Languages such as French and Spanish assign a gendered article to nouns. Three experiments examined whether reading a language with grammatical gender would increase sexist attitudes. Suburban, New York high school students (N = 74, 85, 66) were randomly assigned to complete a survey of sexist attitudes in either English or a language with grammatical gender (French or Spanish). Students in the English condition expressed less sexist attitudes than students in the French or Spanish conditions, and the language used affected females more than males. When the experiment was replicated on bilingual students, similar results were found. Males also expressed more sexist attitudes than females. This study suggests that languages with grammatical gender promote sexist attitudes and have particular impact on females.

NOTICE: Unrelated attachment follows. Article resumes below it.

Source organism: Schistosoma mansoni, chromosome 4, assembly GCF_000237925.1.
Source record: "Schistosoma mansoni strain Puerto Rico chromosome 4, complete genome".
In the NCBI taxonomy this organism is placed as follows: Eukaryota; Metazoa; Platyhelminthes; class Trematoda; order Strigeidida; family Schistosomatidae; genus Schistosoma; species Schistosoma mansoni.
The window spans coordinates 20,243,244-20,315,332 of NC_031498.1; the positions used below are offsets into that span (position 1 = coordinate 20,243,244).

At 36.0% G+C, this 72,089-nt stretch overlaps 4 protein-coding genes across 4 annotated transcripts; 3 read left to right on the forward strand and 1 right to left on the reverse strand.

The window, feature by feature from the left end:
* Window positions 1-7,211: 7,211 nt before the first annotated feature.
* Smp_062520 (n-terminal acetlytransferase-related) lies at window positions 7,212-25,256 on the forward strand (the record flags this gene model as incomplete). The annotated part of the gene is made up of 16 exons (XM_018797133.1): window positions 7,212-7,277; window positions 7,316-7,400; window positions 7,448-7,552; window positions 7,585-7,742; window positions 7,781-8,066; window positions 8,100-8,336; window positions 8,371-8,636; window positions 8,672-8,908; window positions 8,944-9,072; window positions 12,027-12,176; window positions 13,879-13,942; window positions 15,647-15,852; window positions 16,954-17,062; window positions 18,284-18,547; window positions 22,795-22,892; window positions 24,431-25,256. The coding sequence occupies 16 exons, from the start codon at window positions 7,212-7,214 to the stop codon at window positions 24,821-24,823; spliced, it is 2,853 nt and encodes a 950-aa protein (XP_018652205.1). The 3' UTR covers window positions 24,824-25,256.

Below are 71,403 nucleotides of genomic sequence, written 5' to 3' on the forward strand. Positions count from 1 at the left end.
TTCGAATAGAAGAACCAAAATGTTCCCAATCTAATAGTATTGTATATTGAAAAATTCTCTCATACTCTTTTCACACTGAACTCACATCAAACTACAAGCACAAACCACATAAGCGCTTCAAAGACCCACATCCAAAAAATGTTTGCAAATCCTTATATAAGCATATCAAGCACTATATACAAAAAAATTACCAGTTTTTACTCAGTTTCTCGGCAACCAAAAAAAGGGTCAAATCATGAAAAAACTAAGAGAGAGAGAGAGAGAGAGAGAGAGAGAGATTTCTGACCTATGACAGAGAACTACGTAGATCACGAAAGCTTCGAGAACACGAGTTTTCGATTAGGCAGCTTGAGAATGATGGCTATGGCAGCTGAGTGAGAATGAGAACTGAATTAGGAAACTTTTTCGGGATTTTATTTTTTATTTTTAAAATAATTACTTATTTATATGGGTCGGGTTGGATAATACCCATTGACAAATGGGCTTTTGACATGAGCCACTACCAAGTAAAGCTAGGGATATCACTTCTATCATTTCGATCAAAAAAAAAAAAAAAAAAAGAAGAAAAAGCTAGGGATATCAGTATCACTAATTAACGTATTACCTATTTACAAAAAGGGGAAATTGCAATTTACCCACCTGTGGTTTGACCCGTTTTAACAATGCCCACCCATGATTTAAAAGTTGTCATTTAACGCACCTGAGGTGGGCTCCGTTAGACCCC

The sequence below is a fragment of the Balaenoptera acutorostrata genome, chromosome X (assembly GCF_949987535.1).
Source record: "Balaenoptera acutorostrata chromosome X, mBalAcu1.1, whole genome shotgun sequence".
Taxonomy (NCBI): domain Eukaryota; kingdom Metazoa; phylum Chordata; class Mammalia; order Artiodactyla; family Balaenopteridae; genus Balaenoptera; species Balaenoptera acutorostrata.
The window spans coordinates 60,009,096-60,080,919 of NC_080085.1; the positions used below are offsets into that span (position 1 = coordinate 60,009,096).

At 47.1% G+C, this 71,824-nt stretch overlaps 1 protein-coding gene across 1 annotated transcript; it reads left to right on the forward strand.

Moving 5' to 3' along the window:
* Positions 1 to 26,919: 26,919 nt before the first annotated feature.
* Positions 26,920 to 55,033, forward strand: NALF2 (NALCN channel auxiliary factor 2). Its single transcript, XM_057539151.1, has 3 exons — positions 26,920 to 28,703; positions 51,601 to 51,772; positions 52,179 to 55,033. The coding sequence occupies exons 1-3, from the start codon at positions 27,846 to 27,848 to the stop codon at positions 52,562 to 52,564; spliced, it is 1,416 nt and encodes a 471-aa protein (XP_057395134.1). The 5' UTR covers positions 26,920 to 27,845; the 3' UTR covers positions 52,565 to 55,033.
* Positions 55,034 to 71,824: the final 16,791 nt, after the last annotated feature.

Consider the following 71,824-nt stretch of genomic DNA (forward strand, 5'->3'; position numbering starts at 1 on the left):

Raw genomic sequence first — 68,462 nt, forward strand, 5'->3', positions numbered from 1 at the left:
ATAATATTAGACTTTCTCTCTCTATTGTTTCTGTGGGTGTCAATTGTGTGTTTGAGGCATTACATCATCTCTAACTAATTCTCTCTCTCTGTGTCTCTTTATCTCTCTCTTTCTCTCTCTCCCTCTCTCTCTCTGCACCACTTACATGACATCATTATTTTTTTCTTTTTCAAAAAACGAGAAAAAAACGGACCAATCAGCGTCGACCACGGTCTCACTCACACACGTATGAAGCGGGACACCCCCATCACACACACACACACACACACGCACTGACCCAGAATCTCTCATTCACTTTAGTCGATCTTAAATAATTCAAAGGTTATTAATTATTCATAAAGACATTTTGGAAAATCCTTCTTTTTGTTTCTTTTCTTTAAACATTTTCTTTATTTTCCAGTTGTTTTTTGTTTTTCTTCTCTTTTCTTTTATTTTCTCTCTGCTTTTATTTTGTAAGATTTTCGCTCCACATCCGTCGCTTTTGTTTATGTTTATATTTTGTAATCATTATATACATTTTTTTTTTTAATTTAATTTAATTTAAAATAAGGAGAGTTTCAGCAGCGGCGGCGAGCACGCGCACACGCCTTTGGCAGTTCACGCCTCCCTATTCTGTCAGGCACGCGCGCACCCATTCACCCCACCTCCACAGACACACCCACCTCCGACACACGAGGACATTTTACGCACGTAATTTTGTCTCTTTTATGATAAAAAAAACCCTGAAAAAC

Sex Roles – Springer Journals
Published: Sep 26, 2009
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